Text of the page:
Myofascial release (MFR) has begun to gain some popularity in the manual therapy world, prompting many clinics and therapists to advertise these skills to potential patients. But how do you make sure you, as a patient, are receiving these skills by someone who really knows what they are doing? And what exactly is myofascial release?
I should probably establish some credibility for myself in this arena first, right? I am a practicing physical therapist with my doctorate in physical therapy. I spent 3 months during one of my clinical internships training with a certified myofascial release therapist who was a certified clinical instructor. I have also pursued myofascial release continuing education courses over the last 3 years. I regularly receive treatment from a local myofascial therapist as well, helping to keep my body in the best form it can be.
John Barnes, PT is the man credited with creating myofascial release. He has been treating patients since 1960 when he graduated with his PT degree from the University of Pennsylvania. He is the owner, director and chief PT at the Myofascial Release Treatment Centers in Sedona, AZ and Paoli, PA. John Barnes began developing his Myofascial Release Approach and teaching seminars in the 1970s. He has trained over 50,000 therapists in his highly successful Myofascial Release Approach. John speaks regularly across the country, has published two books about his journey with myofascial release and is well published in several medical journals.
Myofascial Release is a safe and very effective hands-on technique involving applying gentle sustained pressure to myofascial connective tissue restrictions to eliminate pain, restore motion and improve function. This essential “time element” has to do with the viscous flow and the piezoelectric phenomenon: a low load (gentle pressure) applied slowly will allow a viscoelastic medium (fascia) to elongate and permanently change the tissue integrity. Trauma, inflammatory response, poor posture, repetitive motion and/or surgical procedures create myofascial restrictions. Fascia has been tested with tensile strength of up to 1200 lb before breaking; imagine that tightening in your body and its effects on surrounding structures!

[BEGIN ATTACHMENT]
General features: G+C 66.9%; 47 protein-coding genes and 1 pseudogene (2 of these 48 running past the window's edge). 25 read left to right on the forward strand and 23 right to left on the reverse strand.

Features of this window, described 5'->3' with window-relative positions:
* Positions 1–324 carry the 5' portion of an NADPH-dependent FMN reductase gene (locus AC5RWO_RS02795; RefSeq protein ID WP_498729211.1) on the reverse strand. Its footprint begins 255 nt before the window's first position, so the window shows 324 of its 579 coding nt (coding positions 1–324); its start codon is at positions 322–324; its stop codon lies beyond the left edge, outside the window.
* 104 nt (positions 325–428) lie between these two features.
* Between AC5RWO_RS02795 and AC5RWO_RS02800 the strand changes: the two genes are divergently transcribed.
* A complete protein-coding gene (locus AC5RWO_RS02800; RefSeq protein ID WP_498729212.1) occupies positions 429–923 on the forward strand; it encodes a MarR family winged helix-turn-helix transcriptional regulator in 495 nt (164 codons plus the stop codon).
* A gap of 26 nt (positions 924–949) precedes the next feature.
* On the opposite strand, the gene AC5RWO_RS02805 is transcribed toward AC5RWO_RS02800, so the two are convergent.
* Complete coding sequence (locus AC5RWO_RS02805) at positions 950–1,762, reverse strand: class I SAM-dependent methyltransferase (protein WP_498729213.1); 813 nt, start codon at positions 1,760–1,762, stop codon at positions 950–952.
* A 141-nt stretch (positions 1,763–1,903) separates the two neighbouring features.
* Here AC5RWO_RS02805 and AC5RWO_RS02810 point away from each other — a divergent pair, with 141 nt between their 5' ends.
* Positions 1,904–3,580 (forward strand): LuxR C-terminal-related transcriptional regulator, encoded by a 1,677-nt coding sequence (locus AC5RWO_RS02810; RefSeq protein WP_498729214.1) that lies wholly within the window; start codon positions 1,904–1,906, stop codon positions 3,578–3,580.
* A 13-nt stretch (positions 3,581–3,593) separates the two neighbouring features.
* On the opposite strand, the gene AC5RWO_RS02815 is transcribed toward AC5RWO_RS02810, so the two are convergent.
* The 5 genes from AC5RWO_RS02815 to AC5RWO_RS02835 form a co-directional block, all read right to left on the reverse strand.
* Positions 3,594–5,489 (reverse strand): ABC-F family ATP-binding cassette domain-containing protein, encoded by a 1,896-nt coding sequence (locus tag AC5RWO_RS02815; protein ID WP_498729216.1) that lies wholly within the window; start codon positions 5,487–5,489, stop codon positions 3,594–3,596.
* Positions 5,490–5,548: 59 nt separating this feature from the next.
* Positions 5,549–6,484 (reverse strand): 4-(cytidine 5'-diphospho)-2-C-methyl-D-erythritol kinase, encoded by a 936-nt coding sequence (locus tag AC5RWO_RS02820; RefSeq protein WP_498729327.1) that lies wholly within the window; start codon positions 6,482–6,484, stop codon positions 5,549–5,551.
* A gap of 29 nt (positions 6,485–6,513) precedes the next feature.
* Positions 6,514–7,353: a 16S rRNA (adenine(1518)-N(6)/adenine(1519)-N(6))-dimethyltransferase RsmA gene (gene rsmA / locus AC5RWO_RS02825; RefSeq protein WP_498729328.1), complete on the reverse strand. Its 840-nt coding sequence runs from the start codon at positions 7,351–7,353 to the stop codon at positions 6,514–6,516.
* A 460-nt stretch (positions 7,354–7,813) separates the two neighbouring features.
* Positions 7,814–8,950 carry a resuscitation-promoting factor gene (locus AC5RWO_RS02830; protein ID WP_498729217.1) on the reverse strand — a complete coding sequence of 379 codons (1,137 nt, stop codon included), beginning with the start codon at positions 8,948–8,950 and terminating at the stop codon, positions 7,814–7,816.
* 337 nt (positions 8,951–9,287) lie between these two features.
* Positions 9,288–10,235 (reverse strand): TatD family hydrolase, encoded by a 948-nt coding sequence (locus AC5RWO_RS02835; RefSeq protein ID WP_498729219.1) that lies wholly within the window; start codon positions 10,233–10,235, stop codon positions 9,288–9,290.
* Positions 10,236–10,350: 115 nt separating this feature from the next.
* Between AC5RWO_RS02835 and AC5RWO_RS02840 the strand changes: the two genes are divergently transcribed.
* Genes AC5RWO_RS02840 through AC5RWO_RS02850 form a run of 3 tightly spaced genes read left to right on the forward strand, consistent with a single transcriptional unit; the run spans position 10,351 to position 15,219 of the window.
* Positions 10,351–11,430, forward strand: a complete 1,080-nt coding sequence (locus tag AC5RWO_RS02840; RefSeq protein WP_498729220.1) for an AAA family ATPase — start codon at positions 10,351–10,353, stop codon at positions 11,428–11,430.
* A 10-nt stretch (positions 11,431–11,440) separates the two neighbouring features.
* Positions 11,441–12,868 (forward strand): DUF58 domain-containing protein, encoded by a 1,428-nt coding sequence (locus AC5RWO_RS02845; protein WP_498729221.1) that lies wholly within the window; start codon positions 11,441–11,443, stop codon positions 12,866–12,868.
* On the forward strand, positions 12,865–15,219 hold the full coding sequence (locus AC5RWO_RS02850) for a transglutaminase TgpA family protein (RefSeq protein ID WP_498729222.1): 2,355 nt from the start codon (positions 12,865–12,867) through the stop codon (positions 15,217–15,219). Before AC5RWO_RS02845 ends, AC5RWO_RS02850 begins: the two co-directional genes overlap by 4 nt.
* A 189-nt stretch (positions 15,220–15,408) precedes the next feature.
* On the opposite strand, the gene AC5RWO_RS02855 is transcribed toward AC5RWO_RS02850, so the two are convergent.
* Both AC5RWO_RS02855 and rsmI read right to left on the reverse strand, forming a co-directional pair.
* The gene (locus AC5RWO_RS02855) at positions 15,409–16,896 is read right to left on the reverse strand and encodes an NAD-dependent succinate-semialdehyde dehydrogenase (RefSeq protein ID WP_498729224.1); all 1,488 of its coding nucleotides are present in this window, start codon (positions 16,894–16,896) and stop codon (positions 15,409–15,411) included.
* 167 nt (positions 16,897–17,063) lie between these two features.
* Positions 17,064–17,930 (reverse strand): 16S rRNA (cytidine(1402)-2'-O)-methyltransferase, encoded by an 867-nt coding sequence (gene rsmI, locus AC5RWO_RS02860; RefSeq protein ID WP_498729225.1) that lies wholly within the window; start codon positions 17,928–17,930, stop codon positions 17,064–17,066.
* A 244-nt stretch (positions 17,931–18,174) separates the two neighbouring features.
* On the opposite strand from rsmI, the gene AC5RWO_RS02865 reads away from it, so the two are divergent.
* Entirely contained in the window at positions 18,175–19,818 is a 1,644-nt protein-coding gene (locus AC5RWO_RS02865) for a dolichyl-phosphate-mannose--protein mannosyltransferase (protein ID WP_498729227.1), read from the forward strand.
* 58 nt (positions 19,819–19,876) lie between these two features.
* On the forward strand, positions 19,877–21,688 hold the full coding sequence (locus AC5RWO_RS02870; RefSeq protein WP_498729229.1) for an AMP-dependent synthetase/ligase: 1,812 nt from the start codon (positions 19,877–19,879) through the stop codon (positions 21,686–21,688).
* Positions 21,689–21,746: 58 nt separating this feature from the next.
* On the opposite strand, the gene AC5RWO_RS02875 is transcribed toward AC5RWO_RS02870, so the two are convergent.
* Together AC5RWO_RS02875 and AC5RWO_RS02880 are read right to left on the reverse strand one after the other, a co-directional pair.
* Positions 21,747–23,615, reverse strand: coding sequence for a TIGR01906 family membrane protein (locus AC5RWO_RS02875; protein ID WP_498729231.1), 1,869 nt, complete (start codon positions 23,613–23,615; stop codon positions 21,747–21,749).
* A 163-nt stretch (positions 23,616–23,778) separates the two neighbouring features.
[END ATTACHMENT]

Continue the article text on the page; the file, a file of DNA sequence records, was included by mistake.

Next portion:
Fascia is densely woven connective tisue, covering and penetrating every muscle, bone, nerve, artery, vein, internal organs including the heart, lungs, brain and spinal cord. The most interesting aspect of the fascial system is that it is not just a system of separate coverings. It is actually one continuous structure that exists from head to toe without interruption. In this way it has been likened to a spider web or yarn sweater, especially when illustrating the effects of a restriction; when one area is being pulled it will affect the entire neighboring area.
A myofascial treatment session involves assessment of posture, pain and functional issues as well as palpation to determine where restrictions are located and what areas of your body they are affecting. Actual treatment should be performed skin on skin without the friction and decreased sense of the tissues created by clothing. Most therapists prefer you in your underwear or a sports bra and shorts for treatment to ensure access to your entire body for treatment. As a therapist in an outpatient clinic, I have been able to perform small techniques with patients in their street clothes; however for my own body work I look forward to the warm table with a fuzzy blanket over me ensuring my comfort and total access for my therapist.
MFR (for short) is extremely beneficial in treating many conditions including fibromyalgia, TMJ, migraines and cervicogenic headaches, pelvic floor dysfunction, scars and adhering scar tissue, carpal tunnel, back pain, neck pain, postural issues, chronic pain syndrome, whiplash, disc dysfunction and chronic fatigue syndrome.
A physical therapist or licensed massage therapist who is proficient in MFR should have completed several courses through John Barnes or another teaching of their choice. To be registered with John Barnes himself a practitioner will have completed coursework including a week long intensive at either the Sedona or Paoli clinic. Any practitioner you are interested in scheduling a session with should be able to answer the question of where they have completed their training very easily- through John Barnes or not. My personal advice- if someone says they practice MFR and don’t know about John Barnes they probably don’t really know what MFR is.
What I love about MFR is the mind/body/spirit connection, attention to detail of the body and a sense of working with your body and its functional lines versus forcing healing. John Barnes says “healing is a process, not an event” which correlates well to one of my favorite sayings “Listen to your body. Do not be a blind and deaf tennant.” So please, be open to possibilities and explore the world of MFR on your healing journey and/or quest to create the best connection with your body possible. Hopefully with some of these tips you will find a credible and well-trained practitioner who can best assist you on your journey.
Dr. Clark is a physical therapist at Boston Sports Medicine.